There’s a healthy way to do that. And the fact that you feel uncomfortable when someone else is struggling is you caring. You’re feeling uncomfortable because you’re feeling some sadness or you’re feeling some compassion or empathy. If m you didn’t care, you wouldn’t feel anything, wouldn’t bother you. You’d feel fine. So I’m saying it’s fine, good to feel uncomfortable that’s you caring. Let that happen. Feel awkward when your kid is struggling. Feel disappointed for a moment that something didn’t go as you hoped. Have compassion, have love, have empathy for the other person. You can do all of that and still let them be responsible for managing their own stuff and specifically their own emotions. This is you taking responsibility for your own thoughts and emotions without having to change their situation or anything else or solve for them. So at the core of not making other people’s stuff, your problem is the willingness to feel sad, the willingness to feel empathy, which doesn’t always feel great, right?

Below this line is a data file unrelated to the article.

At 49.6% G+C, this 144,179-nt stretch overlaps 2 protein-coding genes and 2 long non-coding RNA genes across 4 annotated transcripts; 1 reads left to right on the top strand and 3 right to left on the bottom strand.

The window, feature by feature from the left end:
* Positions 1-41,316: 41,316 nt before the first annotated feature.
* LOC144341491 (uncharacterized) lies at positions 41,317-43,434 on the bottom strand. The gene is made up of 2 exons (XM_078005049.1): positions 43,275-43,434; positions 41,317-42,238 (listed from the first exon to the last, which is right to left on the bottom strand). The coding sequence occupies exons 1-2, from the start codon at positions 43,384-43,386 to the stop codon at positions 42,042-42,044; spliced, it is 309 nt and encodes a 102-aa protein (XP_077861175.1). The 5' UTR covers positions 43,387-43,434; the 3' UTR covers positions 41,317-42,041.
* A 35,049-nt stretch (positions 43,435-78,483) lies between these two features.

The willingness to feel compassion or other healthy emotions that come when you watch someone struggle. That doesn’t mean you have to solve. By the way, did you know there’s lots of advantages to letting other people struggle, not swooping in and trying to save them and spare them and fix for them. There’s tons of reasons why that’s better might be to let them grow and mature and develop their own character. When you step in and try to fix things for them, it denies them that opportunity. Trying to prevent problems and solve problems that aren’t your business, it stresses you out and it’s making you show up as manipulative and controlling. We think if we solve and prevent other people’s problems, we’re going to feel more peace, but we don’t. We feel more stress.